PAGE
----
— Bricks Without Straw • Albion W. Tourgee

... so far as it can be rendered consistent with the inherent character, the picturesque or extraneous sublimity of architecture has just this of nobler function in it than that of any other object whatsoever, that it is an exponent of age, of that in which, as has been said, the greatest glory of the building consists; and, therefore, the external signs of this glory, having power and purpose greater than any belonging to their mere ...
— Selections From the Works of John Ruskin • John Ruskin

... religion of Christ is to produce the perfect man, and to root out the Pharisee. When the Church ceases to connive at falsehood and sensualism; when it openly professes its abhorrence of the religion of the Hebrews; then, and then only, will it become the power in the earth which the exponent of Christianity should become. Humanity had been crying out for the religion of humanity, that is, Christianity, for centuries, but the Church tells it that true religion is an amalgamation of the loveliness of ...
— Phyllis of Philistia • Frank Frankfort Moore

... hospitals for abnormal and subnormal children, and our eleemosynary institutions, in general, are a sad commentary upon our civilization and something of a reflection upon the school as an exponent of and a teacher of life. If the wards of these institutions, barring the victims of accidents, are the best we can do in the way of coming upon a solution of the problem of life, neither society nor the school has any special warrant for exultation. These defectives did ...
— The Vitalized School • Francis B. Pearson

... to that, but I thought that the intimacy which existed might make it pleasant to you to employ Mr. Finn as the exponent of your wishes." ...
— The Prime Minister • Anthony Trollope

... transcendent mental power. This is mistaken zeal. He may stand as the supreme representative of the race in the way of practical executive intellect. It is poor praise to put him into another order of men, with Plato or with Paul. Their greatness was of another kind. We cannot speak of degrees. He is the exponent of creative force in political history—not ...
— Library of the World's Best Literature, Ancient and Modern, Vol. 7 • Various

... restless infants, whimpering infants, and smooth their wretched faces; sometimes with one hand, as if he were anointing them for a whisker; sometimes with both hands, applied after the fashion of blinkers. And so the jumble would be in action in this department for a mortal hour; the exponent drawling on to My Dearert Childerrenerr, let us say, for example, about the beautiful coming to the Sepulchre; and repeating the word Sepulchre (commonly used among infants) five hundred times, and never once hinting what it ...
— Our Mutual Friend • Charles Dickens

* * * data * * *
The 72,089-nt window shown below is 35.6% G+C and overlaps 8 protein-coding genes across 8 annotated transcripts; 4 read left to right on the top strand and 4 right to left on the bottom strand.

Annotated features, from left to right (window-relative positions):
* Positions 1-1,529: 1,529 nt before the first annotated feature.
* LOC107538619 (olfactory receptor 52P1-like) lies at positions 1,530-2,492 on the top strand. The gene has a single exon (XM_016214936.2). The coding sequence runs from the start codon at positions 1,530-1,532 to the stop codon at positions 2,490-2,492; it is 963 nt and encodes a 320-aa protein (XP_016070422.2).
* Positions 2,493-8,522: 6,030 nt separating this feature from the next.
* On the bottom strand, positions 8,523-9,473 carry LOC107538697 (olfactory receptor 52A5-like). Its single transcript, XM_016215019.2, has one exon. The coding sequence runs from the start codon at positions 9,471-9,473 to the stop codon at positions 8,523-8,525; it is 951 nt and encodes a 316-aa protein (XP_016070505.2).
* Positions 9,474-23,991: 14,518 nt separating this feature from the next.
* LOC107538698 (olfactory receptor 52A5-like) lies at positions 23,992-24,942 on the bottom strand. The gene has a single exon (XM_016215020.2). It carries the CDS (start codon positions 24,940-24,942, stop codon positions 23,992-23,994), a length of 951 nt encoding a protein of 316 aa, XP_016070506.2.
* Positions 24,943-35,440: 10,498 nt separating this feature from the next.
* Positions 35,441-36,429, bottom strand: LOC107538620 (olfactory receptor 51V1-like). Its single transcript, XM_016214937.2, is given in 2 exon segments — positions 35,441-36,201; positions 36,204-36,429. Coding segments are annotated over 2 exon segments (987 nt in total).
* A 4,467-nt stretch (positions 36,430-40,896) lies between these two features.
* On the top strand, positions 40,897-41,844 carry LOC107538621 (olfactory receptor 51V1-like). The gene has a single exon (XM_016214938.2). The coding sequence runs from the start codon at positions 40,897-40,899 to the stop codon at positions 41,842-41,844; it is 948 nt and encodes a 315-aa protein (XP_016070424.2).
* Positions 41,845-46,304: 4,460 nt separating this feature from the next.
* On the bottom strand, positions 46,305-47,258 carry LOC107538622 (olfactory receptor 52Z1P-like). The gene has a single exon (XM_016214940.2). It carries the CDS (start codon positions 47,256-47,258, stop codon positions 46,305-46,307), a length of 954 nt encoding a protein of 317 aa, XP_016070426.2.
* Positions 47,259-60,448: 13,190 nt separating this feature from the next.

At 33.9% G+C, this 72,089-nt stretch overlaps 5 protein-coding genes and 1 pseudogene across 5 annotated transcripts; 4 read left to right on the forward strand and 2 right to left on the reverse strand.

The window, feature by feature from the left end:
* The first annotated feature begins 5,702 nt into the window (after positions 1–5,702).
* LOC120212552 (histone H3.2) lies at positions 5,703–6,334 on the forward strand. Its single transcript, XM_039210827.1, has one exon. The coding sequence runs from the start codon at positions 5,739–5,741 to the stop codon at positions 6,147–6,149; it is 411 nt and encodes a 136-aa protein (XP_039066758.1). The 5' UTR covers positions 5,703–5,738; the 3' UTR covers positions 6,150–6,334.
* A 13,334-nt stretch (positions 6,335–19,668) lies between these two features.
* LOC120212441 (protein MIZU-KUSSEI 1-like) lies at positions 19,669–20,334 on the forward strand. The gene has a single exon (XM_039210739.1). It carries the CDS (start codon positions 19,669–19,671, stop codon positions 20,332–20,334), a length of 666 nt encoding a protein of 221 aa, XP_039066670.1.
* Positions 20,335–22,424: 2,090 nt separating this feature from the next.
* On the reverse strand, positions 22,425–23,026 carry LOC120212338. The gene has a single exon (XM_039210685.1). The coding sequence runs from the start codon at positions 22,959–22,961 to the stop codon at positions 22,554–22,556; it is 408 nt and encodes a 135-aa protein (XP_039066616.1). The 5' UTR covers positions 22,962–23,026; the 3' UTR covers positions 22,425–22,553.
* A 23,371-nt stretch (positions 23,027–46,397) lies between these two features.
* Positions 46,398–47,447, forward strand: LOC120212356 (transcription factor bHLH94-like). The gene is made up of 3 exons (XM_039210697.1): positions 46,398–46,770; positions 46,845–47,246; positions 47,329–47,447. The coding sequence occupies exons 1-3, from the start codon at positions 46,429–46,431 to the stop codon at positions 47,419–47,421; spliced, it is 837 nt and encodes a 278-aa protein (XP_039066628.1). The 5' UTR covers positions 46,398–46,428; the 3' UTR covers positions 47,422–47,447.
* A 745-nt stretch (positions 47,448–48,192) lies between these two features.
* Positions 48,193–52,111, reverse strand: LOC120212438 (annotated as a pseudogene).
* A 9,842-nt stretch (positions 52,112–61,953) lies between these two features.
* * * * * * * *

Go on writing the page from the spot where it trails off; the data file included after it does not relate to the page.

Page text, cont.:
... keeping bishoprics and abbeys vacant. He had, however, as was said at the time, "put off the deacon" to put on the chancellor; and in an ecclesiastical trial which took place soon after Henry's crowning, he appears as an energetic exponent of the king's legal views. A dispute had raged for years as to the jurisdiction of the bishops of Chichester over the abbots of Battle. On Henry's accession Bishop Hilary of Chichester vigorously renewed the struggle, and a great trial was held in May 1157 to decide ...
— Henry the Second • Mrs. J. R. Green

... soul, they were for him objects of mild derision. And the idea that lay nearest his heart as a student of Kant was the idea of freedom. And so, as Schiller worked upon his play at Dresden, Posa was made the exponent of the new point of view. He became the teacher of the unripe Carlos, even as Koerner had been the teacher of the unripe Schiller; the subduer of unmanly emotionalism; the apostle of renunciation; the pointer of the way to great deeds; the prophet of a free humanity to come. In the brilliant ...
— The Life and Works of Friedrich Schiller • Calvin Thomas

... what it is to pray long years and never get the answer—I had to pray for my father. But I know my heavenly Father so well that I can leave it with Him for the lower fatherhood." In this as in other things she had to confess that she herself often failed. "I am a poor exponent of faith," she would say. "I ought to have full faith in our Father that He will do everything, but I am ashamed of myself, for I want to 'see,' and that sends faith out of court. I never felt more in sympathy with that old afflicted father ...
— Mary Slessor of Calabar: Pioneer Missionary • W. P. Livingstone

... the time came for them to discuss this important section of the theory of Evolution. It needed, however, the further eight years spent by Wallace in the Malay Archipelago to bring about a much wider knowledge of nature-science before he was prepared in any way to assume the position of exponent of theories not seriously thought of previously in the ...
— Alfred Russel Wallace: Letters and Reminiscences, Vol. 1 (of 2) • James Marchant